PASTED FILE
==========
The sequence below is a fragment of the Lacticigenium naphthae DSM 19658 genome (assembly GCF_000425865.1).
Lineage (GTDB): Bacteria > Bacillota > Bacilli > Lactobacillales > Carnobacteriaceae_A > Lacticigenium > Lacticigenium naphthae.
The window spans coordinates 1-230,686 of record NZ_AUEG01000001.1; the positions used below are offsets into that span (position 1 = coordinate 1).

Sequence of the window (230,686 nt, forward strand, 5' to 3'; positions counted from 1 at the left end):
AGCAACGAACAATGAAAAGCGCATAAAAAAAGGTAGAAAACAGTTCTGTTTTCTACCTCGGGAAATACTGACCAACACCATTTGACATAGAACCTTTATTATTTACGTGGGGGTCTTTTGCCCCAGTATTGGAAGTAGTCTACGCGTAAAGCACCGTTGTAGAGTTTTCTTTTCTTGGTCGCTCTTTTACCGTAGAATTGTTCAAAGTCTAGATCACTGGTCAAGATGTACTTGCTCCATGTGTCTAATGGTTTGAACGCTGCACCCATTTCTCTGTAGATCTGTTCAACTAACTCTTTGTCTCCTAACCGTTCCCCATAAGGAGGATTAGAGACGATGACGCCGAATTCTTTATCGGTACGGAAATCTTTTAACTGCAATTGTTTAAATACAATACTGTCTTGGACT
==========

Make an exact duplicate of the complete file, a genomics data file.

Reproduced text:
The sequence below is a fragment of the Lacticigenium naphthae DSM 19658 genome (assembly GCF_000425865.1).
Lineage (GTDB): Bacteria > Bacillota > Bacilli > Lactobacillales > Carnobacteriaceae_A > Lacticigenium > Lacticigenium naphthae.
The window spans coordinates 1-230,686 of record NZ_AUEG01000001.1; the positions used below are offsets into that span (position 1 = coordinate 1).

Sequence of the window (230,686 nt, forward strand, 5' to 3'; positions counted from 1 at the left end):
AGCAACGAACAATGAAAAGCGCATAAAAAAAGGTAGAAAACAGTTCTGTTTTCTACCTCGGGAAATACTGACCAACACCATTTGACATAGAACCTTTATTATTTACGTGGGGGTCTTTTGCCCCAGTATTGGAAGTAGTCTACGCGTAAAGCACCGTTGTAGAGTTTTCTTTTCTTGGTCGCTCTTTTACCGTAGAATTGTTCAAAGTCTAGATCACTGGTCAAGATGTACTTGCTCCATGTGTCTAATGGTTTGAACGCTGCACCCATTTCTCTGTAGATCTGTTCAACTAACTCTTTGTCTCCTAACCGTTCCCCATAAGGAGGATTAGAGACGATGACGCCGAATTCTTTATCGGTACGGAAATCTTTTAACTGCAATTGTTTAAATACAATACTGTCTTGGACT